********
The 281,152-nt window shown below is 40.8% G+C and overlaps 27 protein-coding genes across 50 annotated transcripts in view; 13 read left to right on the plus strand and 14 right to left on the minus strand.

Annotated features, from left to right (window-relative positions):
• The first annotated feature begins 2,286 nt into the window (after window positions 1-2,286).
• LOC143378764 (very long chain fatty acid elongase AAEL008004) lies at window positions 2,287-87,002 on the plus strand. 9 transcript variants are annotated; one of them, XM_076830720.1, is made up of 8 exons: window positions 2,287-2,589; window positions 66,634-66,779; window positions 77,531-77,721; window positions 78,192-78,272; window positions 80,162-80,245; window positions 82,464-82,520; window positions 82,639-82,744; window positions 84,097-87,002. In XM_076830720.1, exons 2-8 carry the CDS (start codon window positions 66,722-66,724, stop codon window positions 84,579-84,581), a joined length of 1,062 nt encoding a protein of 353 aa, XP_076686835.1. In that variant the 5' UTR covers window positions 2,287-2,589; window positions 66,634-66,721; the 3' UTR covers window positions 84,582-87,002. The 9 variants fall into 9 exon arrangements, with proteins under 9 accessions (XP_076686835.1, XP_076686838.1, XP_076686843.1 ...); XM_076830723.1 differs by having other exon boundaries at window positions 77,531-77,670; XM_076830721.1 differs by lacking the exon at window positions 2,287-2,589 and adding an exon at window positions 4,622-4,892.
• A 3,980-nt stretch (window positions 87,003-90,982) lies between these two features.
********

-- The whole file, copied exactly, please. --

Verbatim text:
The 281,152-nt window shown below is 40.8% G+C and overlaps 27 protein-coding genes across 50 annotated transcripts in view; 13 read left to right on the plus strand and 14 right to left on the minus strand.

Annotated features, from left to right (window-relative positions):
• The first annotated feature begins 2,286 nt into the window (after window positions 1-2,286).
• LOC143378764 (very long chain fatty acid elongase AAEL008004) lies at window positions 2,287-87,002 on the plus strand. 9 transcript variants are annotated; one of them, XM_076830720.1, is made up of 8 exons: window positions 2,287-2,589; window positions 66,634-66,779; window positions 77,531-77,721; window positions 78,192-78,272; window positions 80,162-80,245; window positions 82,464-82,520; window positions 82,639-82,744; window positions 84,097-87,002. In XM_076830720.1, exons 2-8 carry the CDS (start codon window positions 66,722-66,724, stop codon window positions 84,579-84,581), a joined length of 1,062 nt encoding a protein of 353 aa, XP_076686835.1. In that variant the 5' UTR covers window positions 2,287-2,589; window positions 66,634-66,721; the 3' UTR covers window positions 84,582-87,002. The 9 variants fall into 9 exon arrangements, with proteins under 9 accessions (XP_076686835.1, XP_076686838.1, XP_076686843.1 ...); XM_076830723.1 differs by having other exon boundaries at window positions 77,531-77,670; XM_076830721.1 differs by lacking the exon at window positions 2,287-2,589 and adding an exon at window positions 4,622-4,892.
• A 3,980-nt stretch (window positions 87,003-90,982) lies between these two features.